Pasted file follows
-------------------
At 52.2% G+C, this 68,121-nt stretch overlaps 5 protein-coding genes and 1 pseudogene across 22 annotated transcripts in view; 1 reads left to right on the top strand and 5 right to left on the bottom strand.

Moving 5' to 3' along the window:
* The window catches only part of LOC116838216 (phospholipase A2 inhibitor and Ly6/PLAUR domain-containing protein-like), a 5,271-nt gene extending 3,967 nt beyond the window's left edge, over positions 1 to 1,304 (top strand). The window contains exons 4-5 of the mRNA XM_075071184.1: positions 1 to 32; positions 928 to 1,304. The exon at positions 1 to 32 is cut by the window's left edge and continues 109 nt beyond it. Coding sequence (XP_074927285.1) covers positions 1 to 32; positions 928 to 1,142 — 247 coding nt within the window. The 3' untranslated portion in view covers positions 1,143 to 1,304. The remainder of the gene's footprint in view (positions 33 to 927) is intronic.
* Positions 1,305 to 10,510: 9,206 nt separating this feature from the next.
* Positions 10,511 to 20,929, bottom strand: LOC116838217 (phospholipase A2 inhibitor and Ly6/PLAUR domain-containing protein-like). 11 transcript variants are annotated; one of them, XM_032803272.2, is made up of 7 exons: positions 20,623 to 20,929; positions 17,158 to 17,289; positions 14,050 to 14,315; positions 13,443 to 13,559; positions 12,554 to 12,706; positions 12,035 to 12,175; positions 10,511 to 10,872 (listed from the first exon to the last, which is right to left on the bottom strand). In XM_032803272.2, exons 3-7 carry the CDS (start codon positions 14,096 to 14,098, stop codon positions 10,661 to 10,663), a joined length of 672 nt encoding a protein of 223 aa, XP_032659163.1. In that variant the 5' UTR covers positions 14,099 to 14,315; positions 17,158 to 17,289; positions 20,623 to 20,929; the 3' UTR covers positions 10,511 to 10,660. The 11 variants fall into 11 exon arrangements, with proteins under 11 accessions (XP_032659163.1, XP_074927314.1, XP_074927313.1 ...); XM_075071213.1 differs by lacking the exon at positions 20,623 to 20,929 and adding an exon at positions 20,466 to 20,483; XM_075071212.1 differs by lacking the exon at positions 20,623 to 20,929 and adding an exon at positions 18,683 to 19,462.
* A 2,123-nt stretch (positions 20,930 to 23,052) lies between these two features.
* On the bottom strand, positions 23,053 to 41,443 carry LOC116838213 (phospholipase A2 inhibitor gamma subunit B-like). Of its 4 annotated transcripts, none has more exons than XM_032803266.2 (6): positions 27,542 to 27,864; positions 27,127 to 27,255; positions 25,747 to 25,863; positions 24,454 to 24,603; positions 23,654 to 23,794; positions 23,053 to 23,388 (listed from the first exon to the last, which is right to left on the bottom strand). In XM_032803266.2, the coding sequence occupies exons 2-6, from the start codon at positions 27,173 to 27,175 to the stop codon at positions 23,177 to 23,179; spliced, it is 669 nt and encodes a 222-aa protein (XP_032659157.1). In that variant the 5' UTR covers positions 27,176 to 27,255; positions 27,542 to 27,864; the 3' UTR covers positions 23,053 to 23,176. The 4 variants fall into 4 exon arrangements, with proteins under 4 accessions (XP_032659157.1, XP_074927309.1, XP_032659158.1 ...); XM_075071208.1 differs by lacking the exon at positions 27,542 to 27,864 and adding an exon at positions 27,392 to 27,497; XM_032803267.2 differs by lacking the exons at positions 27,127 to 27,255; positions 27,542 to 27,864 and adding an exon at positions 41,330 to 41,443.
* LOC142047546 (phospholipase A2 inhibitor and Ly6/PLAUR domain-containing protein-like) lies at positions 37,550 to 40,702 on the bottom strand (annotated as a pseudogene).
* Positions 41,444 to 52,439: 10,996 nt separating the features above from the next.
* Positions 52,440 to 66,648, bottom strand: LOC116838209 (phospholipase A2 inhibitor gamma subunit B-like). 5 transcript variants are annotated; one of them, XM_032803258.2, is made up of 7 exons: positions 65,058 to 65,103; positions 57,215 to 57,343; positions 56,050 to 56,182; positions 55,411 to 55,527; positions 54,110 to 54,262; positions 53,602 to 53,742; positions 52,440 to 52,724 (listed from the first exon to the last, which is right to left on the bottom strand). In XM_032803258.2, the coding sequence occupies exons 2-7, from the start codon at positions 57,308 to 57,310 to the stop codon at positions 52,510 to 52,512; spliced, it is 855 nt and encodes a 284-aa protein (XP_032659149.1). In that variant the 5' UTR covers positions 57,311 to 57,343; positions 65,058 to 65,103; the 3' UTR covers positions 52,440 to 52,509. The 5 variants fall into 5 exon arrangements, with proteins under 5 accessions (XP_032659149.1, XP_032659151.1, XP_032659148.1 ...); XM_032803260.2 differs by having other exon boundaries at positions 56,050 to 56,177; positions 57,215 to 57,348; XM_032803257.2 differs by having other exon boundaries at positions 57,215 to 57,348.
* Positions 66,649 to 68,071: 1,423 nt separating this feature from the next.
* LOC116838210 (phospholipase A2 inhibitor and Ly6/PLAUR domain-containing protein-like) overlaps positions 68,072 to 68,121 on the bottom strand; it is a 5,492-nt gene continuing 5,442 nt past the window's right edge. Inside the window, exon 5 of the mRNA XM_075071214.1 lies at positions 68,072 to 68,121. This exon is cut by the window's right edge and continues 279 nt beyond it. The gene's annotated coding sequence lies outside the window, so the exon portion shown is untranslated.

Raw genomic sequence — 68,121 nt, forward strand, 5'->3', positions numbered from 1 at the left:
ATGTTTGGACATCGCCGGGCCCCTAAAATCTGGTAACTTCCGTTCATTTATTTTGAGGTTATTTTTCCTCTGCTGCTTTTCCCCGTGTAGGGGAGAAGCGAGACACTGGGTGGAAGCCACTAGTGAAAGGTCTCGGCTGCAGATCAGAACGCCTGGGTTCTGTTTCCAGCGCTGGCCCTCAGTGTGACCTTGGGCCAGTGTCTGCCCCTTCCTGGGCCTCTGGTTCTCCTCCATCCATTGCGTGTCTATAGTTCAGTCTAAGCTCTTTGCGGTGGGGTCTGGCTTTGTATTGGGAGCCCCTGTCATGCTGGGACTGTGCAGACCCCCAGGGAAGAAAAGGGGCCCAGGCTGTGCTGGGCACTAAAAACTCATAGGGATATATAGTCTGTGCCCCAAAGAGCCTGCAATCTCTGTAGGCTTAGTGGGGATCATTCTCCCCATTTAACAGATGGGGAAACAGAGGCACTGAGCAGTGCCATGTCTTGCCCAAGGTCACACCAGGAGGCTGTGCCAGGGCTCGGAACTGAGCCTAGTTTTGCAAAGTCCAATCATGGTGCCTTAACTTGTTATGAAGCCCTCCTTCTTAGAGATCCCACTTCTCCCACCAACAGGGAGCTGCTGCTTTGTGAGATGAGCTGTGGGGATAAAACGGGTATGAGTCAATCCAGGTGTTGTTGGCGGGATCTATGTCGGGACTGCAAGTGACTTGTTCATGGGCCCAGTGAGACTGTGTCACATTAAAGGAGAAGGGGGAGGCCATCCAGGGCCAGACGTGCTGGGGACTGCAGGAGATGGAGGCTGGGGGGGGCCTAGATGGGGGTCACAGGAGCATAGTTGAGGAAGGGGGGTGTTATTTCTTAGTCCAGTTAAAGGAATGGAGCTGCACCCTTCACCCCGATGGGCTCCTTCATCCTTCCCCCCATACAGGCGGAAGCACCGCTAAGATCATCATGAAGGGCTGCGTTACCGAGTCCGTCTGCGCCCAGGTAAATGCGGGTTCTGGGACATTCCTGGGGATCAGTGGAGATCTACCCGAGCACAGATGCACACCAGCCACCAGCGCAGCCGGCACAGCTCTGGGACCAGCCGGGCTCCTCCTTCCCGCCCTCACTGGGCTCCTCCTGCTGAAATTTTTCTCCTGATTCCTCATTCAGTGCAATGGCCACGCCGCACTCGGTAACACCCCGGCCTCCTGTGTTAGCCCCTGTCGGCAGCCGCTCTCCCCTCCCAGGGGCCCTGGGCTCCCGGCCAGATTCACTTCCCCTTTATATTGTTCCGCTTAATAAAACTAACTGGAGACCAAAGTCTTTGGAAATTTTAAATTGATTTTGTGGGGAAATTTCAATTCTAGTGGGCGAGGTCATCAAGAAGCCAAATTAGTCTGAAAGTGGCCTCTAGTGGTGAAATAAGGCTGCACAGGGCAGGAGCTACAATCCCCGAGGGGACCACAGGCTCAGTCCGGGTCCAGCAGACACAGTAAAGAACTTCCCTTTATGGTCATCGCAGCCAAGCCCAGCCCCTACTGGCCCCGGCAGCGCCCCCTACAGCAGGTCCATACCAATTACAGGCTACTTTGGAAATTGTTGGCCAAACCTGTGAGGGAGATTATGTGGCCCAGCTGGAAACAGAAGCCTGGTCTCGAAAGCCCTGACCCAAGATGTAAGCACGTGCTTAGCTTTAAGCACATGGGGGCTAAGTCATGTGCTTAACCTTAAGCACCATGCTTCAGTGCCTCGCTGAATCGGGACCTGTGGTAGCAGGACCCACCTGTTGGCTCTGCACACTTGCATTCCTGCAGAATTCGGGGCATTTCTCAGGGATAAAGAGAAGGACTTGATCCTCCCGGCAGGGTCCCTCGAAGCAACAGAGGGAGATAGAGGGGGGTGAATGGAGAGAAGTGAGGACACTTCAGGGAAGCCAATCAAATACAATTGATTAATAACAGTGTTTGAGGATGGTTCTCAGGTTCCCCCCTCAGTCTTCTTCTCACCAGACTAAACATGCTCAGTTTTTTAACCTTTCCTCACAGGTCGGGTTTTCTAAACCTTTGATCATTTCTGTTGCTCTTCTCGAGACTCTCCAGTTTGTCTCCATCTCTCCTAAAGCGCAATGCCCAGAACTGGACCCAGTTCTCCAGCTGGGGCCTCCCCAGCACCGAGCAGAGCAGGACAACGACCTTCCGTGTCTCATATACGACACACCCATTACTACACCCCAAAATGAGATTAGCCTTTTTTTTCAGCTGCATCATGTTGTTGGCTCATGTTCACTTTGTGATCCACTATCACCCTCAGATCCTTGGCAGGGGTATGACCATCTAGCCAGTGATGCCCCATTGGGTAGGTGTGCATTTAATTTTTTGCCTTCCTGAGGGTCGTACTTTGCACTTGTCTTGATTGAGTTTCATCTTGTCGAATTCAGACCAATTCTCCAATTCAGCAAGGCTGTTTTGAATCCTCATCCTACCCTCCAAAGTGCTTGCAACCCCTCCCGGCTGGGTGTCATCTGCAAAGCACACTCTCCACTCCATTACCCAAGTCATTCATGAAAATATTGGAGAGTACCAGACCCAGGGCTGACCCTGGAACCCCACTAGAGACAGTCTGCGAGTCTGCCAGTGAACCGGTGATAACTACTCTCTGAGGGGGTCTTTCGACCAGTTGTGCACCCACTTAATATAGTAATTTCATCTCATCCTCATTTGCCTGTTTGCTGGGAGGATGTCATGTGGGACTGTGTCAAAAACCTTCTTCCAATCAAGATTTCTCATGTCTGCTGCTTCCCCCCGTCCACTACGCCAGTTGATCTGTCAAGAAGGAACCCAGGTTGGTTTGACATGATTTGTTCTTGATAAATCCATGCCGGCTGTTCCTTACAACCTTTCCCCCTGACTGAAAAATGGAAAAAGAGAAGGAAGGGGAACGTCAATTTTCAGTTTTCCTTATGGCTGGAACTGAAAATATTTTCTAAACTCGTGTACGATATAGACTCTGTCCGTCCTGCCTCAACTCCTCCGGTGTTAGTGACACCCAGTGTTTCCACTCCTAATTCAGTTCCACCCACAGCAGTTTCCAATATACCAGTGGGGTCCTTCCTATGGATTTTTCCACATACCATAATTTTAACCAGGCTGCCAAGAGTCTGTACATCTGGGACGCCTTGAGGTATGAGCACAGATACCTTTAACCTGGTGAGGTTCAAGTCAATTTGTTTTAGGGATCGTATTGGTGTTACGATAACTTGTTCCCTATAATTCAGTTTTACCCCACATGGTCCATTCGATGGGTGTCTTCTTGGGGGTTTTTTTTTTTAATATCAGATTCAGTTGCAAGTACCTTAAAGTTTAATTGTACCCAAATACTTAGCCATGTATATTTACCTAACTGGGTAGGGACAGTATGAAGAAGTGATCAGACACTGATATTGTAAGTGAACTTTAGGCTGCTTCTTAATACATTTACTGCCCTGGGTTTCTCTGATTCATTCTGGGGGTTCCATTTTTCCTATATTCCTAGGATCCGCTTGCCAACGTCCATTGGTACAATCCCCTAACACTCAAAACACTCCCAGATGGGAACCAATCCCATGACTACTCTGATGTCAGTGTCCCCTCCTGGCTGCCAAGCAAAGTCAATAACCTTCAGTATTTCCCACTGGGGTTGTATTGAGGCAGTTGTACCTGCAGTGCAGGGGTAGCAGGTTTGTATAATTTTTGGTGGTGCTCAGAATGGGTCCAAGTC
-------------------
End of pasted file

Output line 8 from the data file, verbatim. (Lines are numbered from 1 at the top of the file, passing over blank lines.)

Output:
* LOC142047546 (phospholipase A2 inhibitor and Ly6/PLAUR domain-containing protein-like) lies at positions 37,550 to 40,702 on the bottom strand (annotated as a pseudogene).